Here's David Denby on White Material, the reason that I was afraid to see this movie:
Dreadful, in an aimless, intentionally disjointed way that some people have mistaken for art. We’re in an unnamed African country at some unnamed time during a meaningless civil war between “rebels” and “militia,” and the members of a white family living on a worthless coffee plantation can’t pull themselves together enough to leave or even to have a coherent conversation. The shots are slung together with purposeful discontinuity even when continuity is absolutely called for if a given sequence is to make any sense. There are striking images, but the director, Claire Denis, leaves them isolated from one another; the movie offers mere postcards of despair. Isabelle Huppert stars as the plantation manager, a woman who refuses to acknowledge literally dozens of signs that death—hers and her family’s—is imminent. The movie is an attack on white postcolonial arrogance and stupidity, but none of the African characters are more than a handsome face.
I should have been more afraid of David Denby. What's up with his contempt for this film? I agree with him that this movie would have benefited from more internal coherence between the characters, but White Material is by no means a sloppy or meaningless movie. I thought it was a rather fascinating exploration of colonialism through a very personal lens. Denis' chooses to depict the escalating danger of a country in civil war, not by connecting the dots and spelling everything out for the audience, but by directly immersing us in the point of view of her coffee grower protagonist, Maria Vial, a stubborn Isabelle Huppert, who, as one of her workers says, doesn't want to be separated from what she owns. There is more than that. Yes, living in an exotic land with indentured servants may make some people slothful and it may distort their sense of place in society, but she is single-minded and hardworking in her desire to yield just one more crop of coffee, to stay in the place that gives challenge and purpose to her life. This is where her son was born, and where she feels she belongs. After all, she seems to be the only white person in the movie who actually breaks a sweat working. She is in total denial and even blasé about the danger of a country in insurrection, and one that predictably looks for scapegoats in the white colonialists, justifiably and not. To her, the current chaos is like been there, done that, this too shall pass.
Meanwihle Denis shows the resentment of the Africans towards white people with a totally authentic mix of deference and distance, cooperation and contempt, and utter distrust. It did not bother me that Denis does not explain what specific African country it is. It seems to be a combo of all civil wars that ravage Africa, with child armies, and bands of rebels and government militias almost indistinguishable from one another. This is still, after all, the view from outside. The end result, however, is very concrete mayhem that is depicted in a very palpable way. There is nothing more terrifying than young children bearing real guns and machetes. And Denis fixes the camera on their chaotic, brutal, fearsome yet disturbingly beautiful anarchy. She does not make easy anti-colonialist pronouncements. She just shows the consequences. It is a complex situation of dysfunction, codependency and unfairness, of both plundering and progress, between the colonialists and the colonized that finally coalesces in the sheer evil that allows children to be dehumanized to such a degree. I welcome a movie that shows the entanglement and the deep intertwining of cross-purposes, rather than insultingly simplistic dreck like Invictus.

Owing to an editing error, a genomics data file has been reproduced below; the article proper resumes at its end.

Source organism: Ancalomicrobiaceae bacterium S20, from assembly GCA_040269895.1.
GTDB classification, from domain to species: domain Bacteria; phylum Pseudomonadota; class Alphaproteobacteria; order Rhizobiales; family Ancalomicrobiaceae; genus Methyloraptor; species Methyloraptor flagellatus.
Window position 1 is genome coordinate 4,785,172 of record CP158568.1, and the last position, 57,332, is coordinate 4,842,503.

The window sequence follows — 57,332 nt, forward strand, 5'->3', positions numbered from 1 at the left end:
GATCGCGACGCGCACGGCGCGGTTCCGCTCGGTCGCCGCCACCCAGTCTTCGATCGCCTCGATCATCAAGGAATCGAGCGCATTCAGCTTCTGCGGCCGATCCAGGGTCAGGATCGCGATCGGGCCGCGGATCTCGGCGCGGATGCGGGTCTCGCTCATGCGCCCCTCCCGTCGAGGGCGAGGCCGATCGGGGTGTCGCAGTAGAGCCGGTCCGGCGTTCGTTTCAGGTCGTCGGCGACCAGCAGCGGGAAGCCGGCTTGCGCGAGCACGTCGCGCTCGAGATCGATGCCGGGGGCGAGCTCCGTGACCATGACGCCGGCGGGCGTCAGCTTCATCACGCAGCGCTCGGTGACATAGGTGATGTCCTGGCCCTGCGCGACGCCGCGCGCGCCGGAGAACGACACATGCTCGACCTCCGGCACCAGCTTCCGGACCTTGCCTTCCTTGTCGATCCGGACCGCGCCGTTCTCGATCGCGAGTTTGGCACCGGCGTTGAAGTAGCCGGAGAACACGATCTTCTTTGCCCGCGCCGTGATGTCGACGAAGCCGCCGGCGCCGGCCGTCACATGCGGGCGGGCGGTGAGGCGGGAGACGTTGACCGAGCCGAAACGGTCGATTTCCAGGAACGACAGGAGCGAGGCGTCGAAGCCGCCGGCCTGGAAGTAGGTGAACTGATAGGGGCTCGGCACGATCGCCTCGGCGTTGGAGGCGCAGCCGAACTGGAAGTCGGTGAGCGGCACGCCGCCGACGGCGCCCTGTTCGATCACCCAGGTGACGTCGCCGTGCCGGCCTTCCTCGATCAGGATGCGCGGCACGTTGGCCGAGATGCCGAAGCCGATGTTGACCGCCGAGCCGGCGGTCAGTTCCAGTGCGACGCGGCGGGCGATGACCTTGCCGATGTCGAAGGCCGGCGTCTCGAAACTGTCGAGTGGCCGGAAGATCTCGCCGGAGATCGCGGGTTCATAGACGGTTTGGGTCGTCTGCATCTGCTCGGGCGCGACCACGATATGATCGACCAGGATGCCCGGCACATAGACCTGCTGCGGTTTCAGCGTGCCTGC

I disagree with Denby that the African characters are merely handsome ciphers. The mayor of the village, who lives in relative ostentation, has a definite character and a clear purpose in the film. There are workers and servants and people with different degrees of empathy towards Maria, but they are subservient because that is what they are in her world. The least worked out of the characters is a mysterious rebel leader called The Boxer, played by Isaach de Bankolé. Is he good or evil, we don't know. He seems to be a hero to the people, but then some of those people are 9 year-olds with spears and machetes. He hides at the plantation, nursing a bullet wound that should have killed him after days of ignoring it. Huppert lets him stay, stubbornly oblivious that this gesture may be considered a dangerous provocation. For her, who later learns who he really is, he is the nephew of one of her workers and thus, he can stay. Her dealings with the locals are matriarchal and guided by human relationships. A stern and demanding, but not evidently cruel mother, she knows who is whose son, cousin or daughter. These poor people have no choice but to need her salary, but they resent her mothering, which they did not invite. Arrogantly, patronizingly, she pays no mind to factions or politics and she pays an awful price for that. Instead of the classic paternalist, evil plantation owner, we get a woman surrounded by ineffectual men. A father in law that is now sick and unable to help, an ex-husband who has a son by one of the servants and when the going gets tough, sensibly, if flakily, wants out, and a monster of a way past teenage son, she dotes on like a helpless child and who, for unexplained reasons, becomes the symbol of white people at their worst in Africa. He doesn't go about raping and pillaging. He just stays in bed all day, unwilling to help and nursing a sick mind. I thought it was interesting that his mother was at once disappointed in him and still overly protective. Her enormous blind spot regarding him sheds light on her enormous blind spot about the country she lives in and her place in it. She chooses to be an innocent, and suffers the consequences. Yes, sometimes the characters do things that don't make much sense and there could have been more than a tenuous connection between her character and the relatives that live in the house. But I really liked the impressionistic point of view. It takes the safe distance away from the viewer, and makes it a much more visceral experience.